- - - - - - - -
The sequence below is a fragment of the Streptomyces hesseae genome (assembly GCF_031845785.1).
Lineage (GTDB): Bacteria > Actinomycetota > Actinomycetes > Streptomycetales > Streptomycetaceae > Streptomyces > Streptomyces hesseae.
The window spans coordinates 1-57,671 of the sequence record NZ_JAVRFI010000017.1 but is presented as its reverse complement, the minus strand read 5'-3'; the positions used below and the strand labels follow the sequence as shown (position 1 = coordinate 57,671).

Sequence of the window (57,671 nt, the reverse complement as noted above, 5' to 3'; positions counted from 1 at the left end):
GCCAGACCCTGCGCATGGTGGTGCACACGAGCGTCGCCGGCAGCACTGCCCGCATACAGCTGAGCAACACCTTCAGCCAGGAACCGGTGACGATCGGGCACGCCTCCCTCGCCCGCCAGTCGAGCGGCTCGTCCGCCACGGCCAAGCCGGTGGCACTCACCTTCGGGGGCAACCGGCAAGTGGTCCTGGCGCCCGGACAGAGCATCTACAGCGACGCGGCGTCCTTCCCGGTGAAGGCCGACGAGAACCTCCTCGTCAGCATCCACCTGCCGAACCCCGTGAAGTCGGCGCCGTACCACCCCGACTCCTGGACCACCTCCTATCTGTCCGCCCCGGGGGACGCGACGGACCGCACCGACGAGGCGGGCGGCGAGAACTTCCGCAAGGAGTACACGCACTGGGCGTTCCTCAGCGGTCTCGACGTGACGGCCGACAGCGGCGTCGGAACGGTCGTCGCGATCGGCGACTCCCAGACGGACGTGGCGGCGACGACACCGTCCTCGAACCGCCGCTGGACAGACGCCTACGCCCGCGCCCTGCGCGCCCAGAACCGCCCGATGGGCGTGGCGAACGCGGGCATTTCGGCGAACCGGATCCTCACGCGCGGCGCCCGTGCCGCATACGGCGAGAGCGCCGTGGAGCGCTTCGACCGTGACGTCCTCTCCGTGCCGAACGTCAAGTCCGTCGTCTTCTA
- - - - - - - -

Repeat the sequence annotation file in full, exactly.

The sequence below is a fragment of the Streptomyces hesseae genome (assembly GCF_031845785.1).
Lineage (GTDB): Bacteria > Actinomycetota > Actinomycetes > Streptomycetales > Streptomycetaceae > Streptomyces > Streptomyces hesseae.
The window spans coordinates 1-57,671 of the sequence record NZ_JAVRFI010000017.1 but is presented as its reverse complement, the minus strand read 5'-3'; the positions used below and the strand labels follow the sequence as shown (position 1 = coordinate 57,671).

Sequence of the window (57,671 nt, the reverse complement as noted above, 5' to 3'; positions counted from 1 at the left end):
GCCAGACCCTGCGCATGGTGGTGCACACGAGCGTCGCCGGCAGCACTGCCCGCATACAGCTGAGCAACACCTTCAGCCAGGAACCGGTGACGATCGGGCACGCCTCCCTCGCCCGCCAGTCGAGCGGCTCGTCCGCCACGGCCAAGCCGGTGGCACTCACCTTCGGGGGCAACCGGCAAGTGGTCCTGGCGCCCGGACAGAGCATCTACAGCGACGCGGCGTCCTTCCCGGTGAAGGCCGACGAGAACCTCCTCGTCAGCATCCACCTGCCGAACCCCGTGAAGTCGGCGCCGTACCACCCCGACTCCTGGACCACCTCCTATCTGTCCGCCCCGGGGGACGCGACGGACCGCACCGACGAGGCGGGCGGCGAGAACTTCCGCAAGGAGTACACGCACTGGGCGTTCCTCAGCGGTCTCGACGTGACGGCCGACAGCGGCGTCGGAACGGTCGTCGCGATCGGCGACTCCCAGACGGACGTGGCGGCGACGACACCGTCCTCGAACCGCCGCTGGACAGACGCCTACGCCCGCGCCCTGCGCGCCCAGAACCGCCCGATGGGCGTGGCGAACGCGGGCATTTCGGCGAACCGGATCCTCACGCGCGGCGCCCGTGCCGCATACGGCGAGAGCGCCGTGGAGCGCTTCGACCGTGACGTCCTCTCCGTGCCGAACGTCAAGTCCGTCGTCTTCTA